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Learning on Their Own Terms

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By Nick Anderson
Washington Post Staff Writer
Monday, April 24, 2006

Between Rollerblade aerials and rail slides, Justin Reed described how he landed at a school that lets him do whatever he wants all day long.

He burned out on high-powered Eleanor Roosevelt High School in his home town of Greenbelt. Lost interest in the college track. Despised cafeteria food. By 11th grade, he was ready to drop out.

"I just really hated school, and Roosevelt brought that out of me," the 19-year-old said one spring afternoon next to an iron handrail that doubled as a launching slope. "Being told what to do and what to learn. Having to do homework. Grades. Grade levels. Everything that this school stands against."

Justin will graduate in June from the highly unconventional Fairhaven School with a diploma that may require explanation to a college or future boss. He took no tests in his three years at the private school, received no grades and had no course requirements. But he played electric guitar, read and wrote poetry, made friends and got the last laugh on lunch. "No more tater tots!" he said.

Fairhaven, in a wooded nook of Prince George's County near the Patuxent River, challenges the assumptions of every public and private school that measures success with test scores and prizes academic rigor. It is an educational anomaly in the super-competitive Washington area: The school day here is unscripted.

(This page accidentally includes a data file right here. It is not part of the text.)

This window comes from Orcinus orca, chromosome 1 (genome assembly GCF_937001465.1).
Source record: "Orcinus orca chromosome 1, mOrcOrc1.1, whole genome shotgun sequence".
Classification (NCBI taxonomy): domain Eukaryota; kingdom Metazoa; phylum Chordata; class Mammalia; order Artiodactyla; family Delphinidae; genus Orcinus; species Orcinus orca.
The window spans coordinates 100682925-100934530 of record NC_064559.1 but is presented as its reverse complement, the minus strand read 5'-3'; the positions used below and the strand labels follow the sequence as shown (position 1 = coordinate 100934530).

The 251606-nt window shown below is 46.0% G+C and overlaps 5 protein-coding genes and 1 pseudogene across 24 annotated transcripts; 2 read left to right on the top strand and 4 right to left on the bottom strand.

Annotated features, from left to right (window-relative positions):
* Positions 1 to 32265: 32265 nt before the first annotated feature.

Seventy-two students ages 5 to 20 run the school with a staff of eight adults. Students follow no curriculum other than curiosity and whim. Sometimes they seek out a class or workshop, but they are not compelled to take English, geometry or any other subject. Often they just hang. For this, their parents pay $6,680 a year per student, less for siblings.

Is Fairhaven even a school? What is a school?

"The question, too, is what is an education?" replied staff member Mark McCaig. "What is an educated individual?"

The answer could lie in the fiction, philosophy and history lining the school's bookshelves. Or in the way children play on a seesaw, swing, stage or computer when no one is telling them what to do. Or in their own words.

"I judge whether my day is productive by how much I learn, how much I've got done, and whether I do something worth doing," said Alison Everett, 17, of Annapolis, a student there for four years. Among other recent pursuits, she played a fire goddess in a student show spun from Maurice Sendak's "Where the Wild Things Are," studied algebra to bone up for the SAT (tests are not entirely out of mind here) and pounded tall drums with a friend outdoors.

Destiny Shugrue, 11, of Bowie, in her first year at the school, said: "I hang out, draw, go on the computer, play a few games. Just be myself. I actually read a lot. Every morning I get up saying, 'Yay, I'm going to school!' "

There is a price for defiance of academic custom. Students at Fairhaven earn no course credits toward a state-recognized high school diploma. Without conventional transcripts, graduates who aim for college rely on SAT scores, essays, letters of recommendation and interviews.


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